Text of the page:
Anatomy of a SONAR Project: Replacing the Placeholder


Sometimes I am fortunate enough to have the time to take on a project outside of Cakewalk, and I love that those projects let me put our current SONAR Platinum “Rolling Update” to the test in the field. Recently, the LA-based production company Coffee Ring Entertainment asked me to write, produce and deliver three tracks for their new movie, For Blood. This article describes highlights of the process involved in writing and producing one of those tracks for a specific scene in the film.

My first question to the director was, “Do you already have placeholder music in the rough cut?” When producers and directors have placeholder music they like already set into the cut, it speeds up and simplifies writing and producing the music. Fortunately the answer was “yes,” so all I needed to do was replicate what they liked about their placeholder tracks using the array of instruments and plug-ins in my home project studio rig.

A primary objective in writing music for film is to forget about yourself and your own emotional agenda. And oddly enough, for me at least, this notion really speeds up the workflow because you are writing/producing for someone else’s purpose other than your own thoughts. Adamantly keeping this in mind throughout the writing/producing process helps to stay focused on what the client wants. For this song, it’s exactly what I had to do because the producers had a Tarantino-ish type track set into the scene, and my innate production style tends to lean more towards big, clean commercial pop rock. Luckily, I could go to YouTube and analyze suitable styles of music but even luckier for me, SONAR’s Addictive Drums and TH2 plug-ins were  ideal for dialing in the kind of music that was needed.


With any track, there has to be a start—it’s the song’s foundation upon which everything else builds. The start doesn’t have to be drums, but considering the style of music it was the most logical place to begin. I usually start with my Track Templates of Addictive Drums (AD) where I have moderately complex routing architectures consisting of everything going to separate tracks, then to multiple buses with different layers of parallel compression and EQ. However, for this project I needed to dumb down the polish and sheen a bit, so for the first time I kept everything inside of AD.
As a result, I found that AD has a very sweet FX processor which rivals just about anything I’ve conjured up outside of its own element. After browsing through a lot of kits (for the record, I absolutely love this process) I ended up using the Black Oyster Kit’s “Thin and Smacky” preset. From this foundation, I began to audition different MIDI patterns from the program’s internal library. This library is a huge feature, as the stock MIDI loops are so good that I end up having to modify them only after I get the right feel for a song. I’ll usually set up the song completely with loops, finish the writing, and then return to MIDI to make adjustments for more variation in the patterns/dynamics.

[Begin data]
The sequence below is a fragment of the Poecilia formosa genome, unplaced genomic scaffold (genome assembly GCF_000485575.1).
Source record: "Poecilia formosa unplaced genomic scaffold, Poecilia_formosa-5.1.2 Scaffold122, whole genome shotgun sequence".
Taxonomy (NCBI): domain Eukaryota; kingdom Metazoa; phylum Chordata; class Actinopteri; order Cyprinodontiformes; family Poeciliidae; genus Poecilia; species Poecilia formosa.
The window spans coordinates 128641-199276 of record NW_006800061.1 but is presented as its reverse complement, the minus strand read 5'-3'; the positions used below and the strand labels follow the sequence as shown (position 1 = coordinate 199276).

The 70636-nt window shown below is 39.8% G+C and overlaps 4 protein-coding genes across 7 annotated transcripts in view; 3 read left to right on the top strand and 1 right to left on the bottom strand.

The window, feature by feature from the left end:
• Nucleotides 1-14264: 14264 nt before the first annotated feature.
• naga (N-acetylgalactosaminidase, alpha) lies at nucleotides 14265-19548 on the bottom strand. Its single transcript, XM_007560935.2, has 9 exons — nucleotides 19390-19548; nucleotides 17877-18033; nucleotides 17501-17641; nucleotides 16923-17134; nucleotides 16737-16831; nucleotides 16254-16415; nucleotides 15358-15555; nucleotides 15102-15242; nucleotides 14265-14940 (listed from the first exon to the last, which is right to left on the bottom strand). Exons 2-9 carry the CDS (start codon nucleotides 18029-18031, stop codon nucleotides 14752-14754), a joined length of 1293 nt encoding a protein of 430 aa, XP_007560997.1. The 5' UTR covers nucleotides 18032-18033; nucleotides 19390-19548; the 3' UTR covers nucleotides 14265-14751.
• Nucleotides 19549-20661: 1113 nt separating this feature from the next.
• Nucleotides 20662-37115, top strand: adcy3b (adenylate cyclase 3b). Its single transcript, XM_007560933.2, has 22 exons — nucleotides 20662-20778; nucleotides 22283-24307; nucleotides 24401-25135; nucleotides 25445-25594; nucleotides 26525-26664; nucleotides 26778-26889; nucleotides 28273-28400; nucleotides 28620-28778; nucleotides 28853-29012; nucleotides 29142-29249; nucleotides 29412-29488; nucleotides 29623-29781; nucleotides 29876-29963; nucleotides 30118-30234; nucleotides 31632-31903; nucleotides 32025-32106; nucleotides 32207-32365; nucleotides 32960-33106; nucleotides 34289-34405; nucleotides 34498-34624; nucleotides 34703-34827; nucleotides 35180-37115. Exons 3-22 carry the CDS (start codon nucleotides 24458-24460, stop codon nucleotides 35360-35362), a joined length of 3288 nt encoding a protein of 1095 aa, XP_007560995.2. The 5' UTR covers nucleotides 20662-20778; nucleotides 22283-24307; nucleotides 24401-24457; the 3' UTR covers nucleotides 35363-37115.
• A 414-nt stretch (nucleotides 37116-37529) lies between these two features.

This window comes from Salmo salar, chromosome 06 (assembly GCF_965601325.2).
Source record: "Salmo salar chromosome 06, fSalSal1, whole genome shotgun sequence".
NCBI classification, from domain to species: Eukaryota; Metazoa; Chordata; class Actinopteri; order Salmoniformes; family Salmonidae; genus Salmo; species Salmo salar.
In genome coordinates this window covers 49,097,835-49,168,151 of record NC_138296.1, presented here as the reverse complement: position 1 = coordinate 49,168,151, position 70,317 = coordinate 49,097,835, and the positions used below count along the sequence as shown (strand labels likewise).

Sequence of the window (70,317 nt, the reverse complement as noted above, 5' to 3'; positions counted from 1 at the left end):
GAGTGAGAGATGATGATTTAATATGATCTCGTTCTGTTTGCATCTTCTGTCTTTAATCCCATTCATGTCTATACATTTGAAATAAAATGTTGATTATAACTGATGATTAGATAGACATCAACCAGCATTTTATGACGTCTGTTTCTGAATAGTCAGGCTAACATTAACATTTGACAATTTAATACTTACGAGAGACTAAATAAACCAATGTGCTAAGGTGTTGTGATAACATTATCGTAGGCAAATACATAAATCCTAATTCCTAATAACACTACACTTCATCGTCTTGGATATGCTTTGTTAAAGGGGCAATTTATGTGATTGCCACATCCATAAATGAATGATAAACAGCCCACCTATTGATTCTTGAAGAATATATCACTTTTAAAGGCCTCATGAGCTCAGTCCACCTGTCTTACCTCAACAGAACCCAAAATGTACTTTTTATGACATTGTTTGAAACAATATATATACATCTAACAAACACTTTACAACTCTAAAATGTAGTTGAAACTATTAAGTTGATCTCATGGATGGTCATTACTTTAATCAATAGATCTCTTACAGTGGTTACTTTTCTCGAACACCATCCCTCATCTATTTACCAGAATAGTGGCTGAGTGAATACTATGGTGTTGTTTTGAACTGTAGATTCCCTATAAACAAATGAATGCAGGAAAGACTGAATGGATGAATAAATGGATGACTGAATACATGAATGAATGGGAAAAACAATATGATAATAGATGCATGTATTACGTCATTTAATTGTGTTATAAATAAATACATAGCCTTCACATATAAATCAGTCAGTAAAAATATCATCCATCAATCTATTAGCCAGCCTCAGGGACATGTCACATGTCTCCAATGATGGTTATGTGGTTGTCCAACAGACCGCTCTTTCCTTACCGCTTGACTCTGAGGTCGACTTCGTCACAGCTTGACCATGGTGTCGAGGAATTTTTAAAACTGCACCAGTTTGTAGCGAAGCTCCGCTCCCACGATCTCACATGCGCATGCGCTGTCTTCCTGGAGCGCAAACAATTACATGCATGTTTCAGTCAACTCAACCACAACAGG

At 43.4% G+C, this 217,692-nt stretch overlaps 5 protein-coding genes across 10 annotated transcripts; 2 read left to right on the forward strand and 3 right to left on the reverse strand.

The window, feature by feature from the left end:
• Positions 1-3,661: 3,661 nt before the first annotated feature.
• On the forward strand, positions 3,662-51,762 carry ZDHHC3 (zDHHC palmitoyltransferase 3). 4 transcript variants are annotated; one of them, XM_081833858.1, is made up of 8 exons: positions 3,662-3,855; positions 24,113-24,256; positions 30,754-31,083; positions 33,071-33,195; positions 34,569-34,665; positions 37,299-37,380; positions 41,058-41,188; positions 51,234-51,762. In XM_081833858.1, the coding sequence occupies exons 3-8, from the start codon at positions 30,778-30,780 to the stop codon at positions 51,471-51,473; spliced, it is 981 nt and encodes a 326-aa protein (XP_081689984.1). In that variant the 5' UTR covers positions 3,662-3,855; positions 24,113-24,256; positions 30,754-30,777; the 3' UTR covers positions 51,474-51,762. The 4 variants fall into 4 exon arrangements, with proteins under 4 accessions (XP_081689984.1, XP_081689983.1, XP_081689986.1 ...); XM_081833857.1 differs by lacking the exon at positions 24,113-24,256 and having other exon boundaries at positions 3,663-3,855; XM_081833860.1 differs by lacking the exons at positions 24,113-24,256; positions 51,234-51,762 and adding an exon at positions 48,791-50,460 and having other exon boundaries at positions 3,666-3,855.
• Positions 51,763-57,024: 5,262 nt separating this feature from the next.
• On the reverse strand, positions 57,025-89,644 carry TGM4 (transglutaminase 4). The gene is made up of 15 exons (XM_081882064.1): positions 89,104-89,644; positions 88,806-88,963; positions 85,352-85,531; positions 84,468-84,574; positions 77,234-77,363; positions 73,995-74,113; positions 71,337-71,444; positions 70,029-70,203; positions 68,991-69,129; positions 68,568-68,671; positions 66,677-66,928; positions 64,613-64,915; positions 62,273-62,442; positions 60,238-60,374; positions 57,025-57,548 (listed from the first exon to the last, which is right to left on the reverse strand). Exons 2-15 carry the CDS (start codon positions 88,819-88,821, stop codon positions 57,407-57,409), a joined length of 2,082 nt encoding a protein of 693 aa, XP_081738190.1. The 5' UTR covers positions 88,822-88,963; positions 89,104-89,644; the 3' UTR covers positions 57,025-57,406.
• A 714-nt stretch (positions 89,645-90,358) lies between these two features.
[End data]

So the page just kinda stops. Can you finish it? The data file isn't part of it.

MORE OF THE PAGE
I ended up using different patterns from the “Straight Beat” library, and then added my own tom hits using my controller. This process of writing drum parts really went hand-in-hand with the writing of the song― what I love about AD is that it becomes a writing partner for inspiration (and better yet, it doesn’t need to go for smoke breaks).

After constructing the drums, I focused on finishing all the writing of the song itself. It’s easy to move drum parts around with the MIDI clips in SONAR’s Track View, so coming up with new parts is relatively simple and creative. At this point in a project, I’m more concerned about getting great lyrics and melody rather than the tones of the instruments. However, this part of the creation process is the most grueling because everything needs to revolve around the lyrics, melody and message—if that’s not on point, nothing else really matters. Once I felt confident that the writing was close to 90% done, I then focused in on the rest of the bed tracks.


Nine times out of ten I track guitars before bass, because I’m a big fan of bass players in the 1970s where the bass line truly added to the overall delivery and direction of the song. By tracking bass after guitars, I can spruce up counterparts by laying in (sometimes slightly) unorthodox bass lines. For this song, I needed some bite but also wanted the foundation to stay organic, so I decided to track and double acoustic guitars (left and right) and then run those through a hefty dose of TH2. On one side I programmed the Lynch Box Plexi with a Randall cab, and on the other a Dark Face ’65 (US) through its stock 2×2 cab. After tweaking the mics and other parameters (mostly pulling out lows and adding mids), I had a really full-sounding guitar bed reminiscent of a hollow body electric.